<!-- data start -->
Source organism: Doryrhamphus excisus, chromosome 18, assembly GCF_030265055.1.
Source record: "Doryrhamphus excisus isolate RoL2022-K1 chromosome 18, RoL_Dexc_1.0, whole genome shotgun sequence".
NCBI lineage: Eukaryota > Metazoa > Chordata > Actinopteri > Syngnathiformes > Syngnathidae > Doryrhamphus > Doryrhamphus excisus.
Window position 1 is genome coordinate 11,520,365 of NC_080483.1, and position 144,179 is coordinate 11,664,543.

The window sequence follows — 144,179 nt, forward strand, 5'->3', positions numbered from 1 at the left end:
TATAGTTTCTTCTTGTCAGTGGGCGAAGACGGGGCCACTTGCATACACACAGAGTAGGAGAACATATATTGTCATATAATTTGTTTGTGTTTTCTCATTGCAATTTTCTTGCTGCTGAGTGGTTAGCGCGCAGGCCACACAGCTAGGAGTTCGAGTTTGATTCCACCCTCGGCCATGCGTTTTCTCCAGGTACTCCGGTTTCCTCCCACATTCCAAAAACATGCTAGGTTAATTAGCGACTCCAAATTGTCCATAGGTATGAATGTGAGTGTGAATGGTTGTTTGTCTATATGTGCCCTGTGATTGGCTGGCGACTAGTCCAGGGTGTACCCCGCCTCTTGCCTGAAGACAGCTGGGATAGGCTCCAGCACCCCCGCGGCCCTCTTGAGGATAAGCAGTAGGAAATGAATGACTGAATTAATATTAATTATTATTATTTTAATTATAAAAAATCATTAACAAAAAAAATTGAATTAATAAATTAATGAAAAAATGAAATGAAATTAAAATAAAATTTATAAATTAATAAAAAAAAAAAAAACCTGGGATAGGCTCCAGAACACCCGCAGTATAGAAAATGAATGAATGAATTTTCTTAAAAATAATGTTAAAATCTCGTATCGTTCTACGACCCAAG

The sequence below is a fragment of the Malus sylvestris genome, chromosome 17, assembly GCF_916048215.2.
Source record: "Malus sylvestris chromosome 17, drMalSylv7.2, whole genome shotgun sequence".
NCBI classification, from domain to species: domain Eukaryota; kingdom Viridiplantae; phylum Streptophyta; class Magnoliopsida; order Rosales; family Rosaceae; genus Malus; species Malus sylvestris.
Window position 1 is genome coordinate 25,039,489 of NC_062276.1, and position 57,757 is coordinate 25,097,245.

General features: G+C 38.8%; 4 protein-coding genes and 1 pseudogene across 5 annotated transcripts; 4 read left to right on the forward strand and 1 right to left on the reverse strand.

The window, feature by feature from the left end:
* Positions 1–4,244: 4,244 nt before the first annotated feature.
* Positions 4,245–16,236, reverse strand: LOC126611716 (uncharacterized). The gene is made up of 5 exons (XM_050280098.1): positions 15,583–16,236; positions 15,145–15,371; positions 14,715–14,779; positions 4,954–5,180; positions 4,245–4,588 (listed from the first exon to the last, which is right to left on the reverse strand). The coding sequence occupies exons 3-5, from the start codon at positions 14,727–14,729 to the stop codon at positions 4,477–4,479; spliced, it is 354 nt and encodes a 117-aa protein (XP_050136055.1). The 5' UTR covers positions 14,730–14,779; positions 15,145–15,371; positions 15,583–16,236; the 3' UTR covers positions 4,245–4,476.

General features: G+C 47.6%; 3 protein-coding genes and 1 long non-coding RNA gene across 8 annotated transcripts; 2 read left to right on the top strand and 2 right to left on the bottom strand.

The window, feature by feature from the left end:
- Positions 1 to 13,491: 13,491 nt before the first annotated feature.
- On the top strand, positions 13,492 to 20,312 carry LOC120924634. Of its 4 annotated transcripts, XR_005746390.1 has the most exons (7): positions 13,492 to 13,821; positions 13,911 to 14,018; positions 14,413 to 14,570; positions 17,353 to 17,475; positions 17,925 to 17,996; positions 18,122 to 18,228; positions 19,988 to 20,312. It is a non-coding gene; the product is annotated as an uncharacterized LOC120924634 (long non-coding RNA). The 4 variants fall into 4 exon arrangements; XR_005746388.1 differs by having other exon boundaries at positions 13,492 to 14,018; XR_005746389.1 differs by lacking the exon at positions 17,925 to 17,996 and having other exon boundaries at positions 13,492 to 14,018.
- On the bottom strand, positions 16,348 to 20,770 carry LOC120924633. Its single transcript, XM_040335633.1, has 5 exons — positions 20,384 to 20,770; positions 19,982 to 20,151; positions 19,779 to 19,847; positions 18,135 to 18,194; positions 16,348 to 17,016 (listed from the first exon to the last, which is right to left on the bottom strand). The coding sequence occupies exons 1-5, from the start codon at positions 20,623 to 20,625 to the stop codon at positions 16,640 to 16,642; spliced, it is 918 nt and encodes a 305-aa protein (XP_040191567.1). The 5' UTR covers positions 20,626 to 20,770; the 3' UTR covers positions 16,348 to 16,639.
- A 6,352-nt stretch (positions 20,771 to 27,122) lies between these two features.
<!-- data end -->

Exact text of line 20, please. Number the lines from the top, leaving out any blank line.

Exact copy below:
- A 6,352-nt stretch (positions 20,771 to 27,122) lies between these two features.